Pa. township offers tax breaks to volunteer first responders
Eligible volunteers can receive a tax credit of up to $250 on their earned income tax levied by the township
By Bill Cameron
MIDDLE SMITHFIELD TOWNSHIP, Pa. — A new set of tax credits aims to give residents of Middle Smithfield Township another reason to volunteer. Township supervisors voted unanimously April 26 to adopt Ordinance 220, which provides incentives for taxpayers who volunteer as first responders.
"The township not only supports our volunteer EMS providers, but we encourage more of our residents to donate some of their time for the betterment of our community," Supervisor Mike Dwyer said in a statement Tuesday. "This tax credit is another way we can say 'thank you' to these dedicated volunteers."
Taxpayers must have a minimum of 50 service hours a year and be in good standing with their volunteer agency to qualify for the credits. Volunteers who are on probation per their agency's bylaws are not eligible for credits.
The incentive program should make life a little easier for volunteers who usually fund their own expenses for training and travel, said Chief Alex DiPaolo of Bushkill Volunteer Fire Company.
"It should be a helpful tool for members to keep up with their training," he said. "They've got to meet certain requirements to get the tax credit. This is going to help them meet the requirement for the fire department and help them when it comes to tax season."
The township ordinance lists five eligible agencies that serve the township. Those agencies are Bushkill Emergency Corps., Suburban EMS, and Bushkill, Marshalls Creek and Shawnee volunteer fire companies.
"As a community-based EMS service, the volunteers of Bushkill Emergency Corps appreciate the action that the Middle Smithfield Township Board of Supervisors has taken which acknowledges both the value of our volunteerism and the importance of our pre-hospital care for our residents and visitors," Debbie Kulick, president of Bushkill Emergency Corps., said in the township statement Tuesday.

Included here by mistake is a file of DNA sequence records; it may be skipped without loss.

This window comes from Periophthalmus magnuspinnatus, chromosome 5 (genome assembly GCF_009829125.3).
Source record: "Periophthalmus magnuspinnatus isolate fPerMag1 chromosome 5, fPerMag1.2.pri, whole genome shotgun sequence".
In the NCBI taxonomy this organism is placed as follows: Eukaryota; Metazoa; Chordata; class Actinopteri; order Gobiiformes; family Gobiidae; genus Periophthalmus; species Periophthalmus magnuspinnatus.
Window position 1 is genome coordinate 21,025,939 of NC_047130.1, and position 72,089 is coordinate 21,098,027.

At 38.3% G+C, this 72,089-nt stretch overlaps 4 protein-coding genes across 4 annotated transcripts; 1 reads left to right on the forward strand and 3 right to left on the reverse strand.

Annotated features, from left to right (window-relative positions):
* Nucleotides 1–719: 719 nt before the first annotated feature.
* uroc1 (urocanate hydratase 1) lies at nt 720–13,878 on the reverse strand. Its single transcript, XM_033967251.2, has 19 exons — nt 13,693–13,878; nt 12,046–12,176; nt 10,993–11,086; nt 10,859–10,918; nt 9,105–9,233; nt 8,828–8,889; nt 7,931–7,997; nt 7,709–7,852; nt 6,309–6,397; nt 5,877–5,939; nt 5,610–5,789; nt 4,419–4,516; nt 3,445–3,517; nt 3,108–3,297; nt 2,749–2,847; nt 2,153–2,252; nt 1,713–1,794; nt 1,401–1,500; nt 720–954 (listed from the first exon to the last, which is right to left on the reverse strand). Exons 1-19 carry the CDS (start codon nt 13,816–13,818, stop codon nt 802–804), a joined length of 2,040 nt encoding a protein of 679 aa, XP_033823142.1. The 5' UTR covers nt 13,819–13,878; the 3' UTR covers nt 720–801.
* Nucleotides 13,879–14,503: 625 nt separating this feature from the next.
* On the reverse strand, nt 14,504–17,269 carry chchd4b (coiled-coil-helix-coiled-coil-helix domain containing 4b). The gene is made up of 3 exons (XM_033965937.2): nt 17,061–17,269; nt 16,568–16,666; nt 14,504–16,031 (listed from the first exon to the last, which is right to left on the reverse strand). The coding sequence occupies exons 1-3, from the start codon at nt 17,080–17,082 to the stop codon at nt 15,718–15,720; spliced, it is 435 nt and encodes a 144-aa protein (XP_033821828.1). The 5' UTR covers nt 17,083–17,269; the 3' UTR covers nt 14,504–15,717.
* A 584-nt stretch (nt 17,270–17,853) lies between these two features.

Eligible volunteers can receive a tax credit of up to $250 on their earned income tax levied by the township. Taxpayers who owe less than that amount will receive a credit equal to their tax liability.
The program also provides for a credit of 10 percent of an eligible volunteer's real estate taxes. That ten percent applies only to property taxes owed to the township, not taxes owed to the county, library or school district. Taxpayers in the penalty period would have their 10 percent credit applied only to the base amount owed for that tax year.
Volunteer agencies often provide the only services for rural areas across the state. Pennsylvania lawmakers in 2016 passed Act 172, which authorized local governments to offer first responder tax breaks, like the ones now available in Middle Smithfield Township, to bolster agencies that have experienced a decrease in participation.
Even for agencies like Bushkill Volunteer Fire Company, where membership levels have held relatively steady, the tax credit is still a welcomed incentive to recruit and retain new volunteers.
"It's a great benefit for our members," DiPaolo said. "We're pretty good right now—we took in a member last night and have a pending one—but anything is going to help to try and get our recruitment up."
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